“Examining 9/11 as an embodied event and reading the Twin Towers through affect theory in an ecocritical frame.”

I recently had the misfortune to hear ‘AntiSocial’, a discussion program on BBC Radio 4 about the use of ‘Trigger’ warnings, an import from the US, warning people about content which they might find upsetting. These are now used before most archive programs on TV, even Dad’s Army, and in universities to protect students from possible shocks provided by the likes of Thomas Hardy and Charlotte Bronte. Also, to close down texts which are found to be too upsetting, or racist. Supporting these warnings in the program was Elise Page (They/Them) a graduate of St Hugh’s College, Oxford, now working on a PhD at UEA, which she says, ‘Examines 9/11 as an embodied event and reads the Twin Towers through affect theory in an ecocritical frame.’ She, ‘Synthesises affect theory and ecocriticism to create a specific theory of the Ecology of NY. Their academic interests include decolonising the academy, climate humanities, affect theory, trauma theory, and architecture.’

She is taking a year off from all that to work as ‘post-graduate officer at UEA,’ such are the pressing concerns of Woke. She says on line, ‘It really was an honour to be elected by my fellow postgraduates. I am passionate about fostering a compassionate, liberatory culture on campus. Before this role, I was doing some work on decolonising the university. This can mean diversifying course content, or making learning and teaching methods more accessible to everyone. But it needs to be steered by students from a diverse range of backgrounds – I’m here to support you and make sure your voices are heard.’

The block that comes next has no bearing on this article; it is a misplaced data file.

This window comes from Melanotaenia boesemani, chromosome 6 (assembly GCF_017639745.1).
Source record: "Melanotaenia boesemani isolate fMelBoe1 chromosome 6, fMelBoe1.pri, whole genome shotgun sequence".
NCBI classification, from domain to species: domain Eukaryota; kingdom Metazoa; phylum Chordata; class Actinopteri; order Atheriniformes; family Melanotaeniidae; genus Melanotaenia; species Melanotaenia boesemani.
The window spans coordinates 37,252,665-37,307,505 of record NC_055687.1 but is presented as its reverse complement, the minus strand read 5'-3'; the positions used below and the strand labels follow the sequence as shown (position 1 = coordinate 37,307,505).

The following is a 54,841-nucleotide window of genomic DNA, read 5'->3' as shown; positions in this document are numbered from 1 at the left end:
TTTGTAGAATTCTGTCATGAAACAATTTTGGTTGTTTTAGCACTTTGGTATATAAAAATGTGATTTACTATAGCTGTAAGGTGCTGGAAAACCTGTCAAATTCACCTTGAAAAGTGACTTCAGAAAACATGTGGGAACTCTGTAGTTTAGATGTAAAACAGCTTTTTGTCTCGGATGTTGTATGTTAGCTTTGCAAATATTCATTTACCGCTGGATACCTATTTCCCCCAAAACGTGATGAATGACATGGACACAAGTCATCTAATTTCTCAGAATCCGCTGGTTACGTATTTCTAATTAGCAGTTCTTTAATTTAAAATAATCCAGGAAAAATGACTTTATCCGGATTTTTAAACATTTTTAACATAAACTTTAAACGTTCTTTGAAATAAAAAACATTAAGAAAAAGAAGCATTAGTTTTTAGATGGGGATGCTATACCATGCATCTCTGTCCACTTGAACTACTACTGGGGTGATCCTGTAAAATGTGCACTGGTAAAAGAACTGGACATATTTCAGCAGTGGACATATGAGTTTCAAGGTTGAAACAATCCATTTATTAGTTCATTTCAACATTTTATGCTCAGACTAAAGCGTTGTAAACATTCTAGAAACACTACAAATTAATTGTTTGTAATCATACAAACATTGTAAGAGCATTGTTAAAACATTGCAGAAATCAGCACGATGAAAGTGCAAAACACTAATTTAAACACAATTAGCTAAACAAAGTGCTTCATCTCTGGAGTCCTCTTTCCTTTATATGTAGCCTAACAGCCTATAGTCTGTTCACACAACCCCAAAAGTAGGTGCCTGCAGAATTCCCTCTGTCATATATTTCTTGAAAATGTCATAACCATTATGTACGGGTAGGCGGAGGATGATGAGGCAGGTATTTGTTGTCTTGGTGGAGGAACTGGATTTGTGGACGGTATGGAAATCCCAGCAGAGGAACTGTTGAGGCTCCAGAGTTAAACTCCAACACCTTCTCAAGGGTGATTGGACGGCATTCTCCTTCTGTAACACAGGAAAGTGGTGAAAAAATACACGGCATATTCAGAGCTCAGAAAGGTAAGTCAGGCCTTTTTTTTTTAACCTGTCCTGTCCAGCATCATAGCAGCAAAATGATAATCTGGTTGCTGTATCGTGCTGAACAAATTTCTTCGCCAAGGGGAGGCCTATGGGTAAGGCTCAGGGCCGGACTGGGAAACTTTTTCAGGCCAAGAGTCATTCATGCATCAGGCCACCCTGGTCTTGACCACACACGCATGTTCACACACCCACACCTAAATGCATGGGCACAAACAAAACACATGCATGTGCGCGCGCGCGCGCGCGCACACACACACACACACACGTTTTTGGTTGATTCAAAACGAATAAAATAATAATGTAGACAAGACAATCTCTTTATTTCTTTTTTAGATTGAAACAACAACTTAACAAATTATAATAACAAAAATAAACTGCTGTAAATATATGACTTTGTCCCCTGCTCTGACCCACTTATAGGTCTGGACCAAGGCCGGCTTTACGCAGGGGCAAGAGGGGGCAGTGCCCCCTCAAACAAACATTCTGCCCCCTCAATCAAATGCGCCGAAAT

Despite all that academic prestige I thought her use of English in the program was disappointing, ‘Hi, like, you know, kind of, sort of,’ she seemed unable to my ears, to express herself clearly, it was not possible to really know what she thought as her ‘compassion,’ seemed to make it hard for her to fully disagree with anyone. Perhaps that was just as well as she was supporting the use of ‘trigger warnings,’ even though three recent studies using a thousand cases in the US and Canada have found that they are useless and in fact increase anxiety among students.

I put my surprise at how poor she sounded on Twitter and received a response from a woman who referring to Elise as, ‘Them,’ said she’d found Them’s performance, ‘fantastic’. I replied that even if I had approved of her, I wouldn’t have called her, ‘fantastic,’ which is just empty hyperbole. That was followed by a horrible, if I may also exaggerate although I won’t lapse into the now popular term, ‘horrific,’ ‘pile-on’ where a large number of people on twitter get together to mob someone with their hatred and contempt. I was attacked as a loathsome right-winger who had broken one of our current social mores; you are not allowed to criticise someone’s language especially not if they are younger, now almost a protected category, or from a different ethnicity. ‘Kindness’ or rather US style blandness is now the rule and we are now an all whooping, hand clapping, ‘kindly’ non-critical people, get used to it, ‘Boomer!’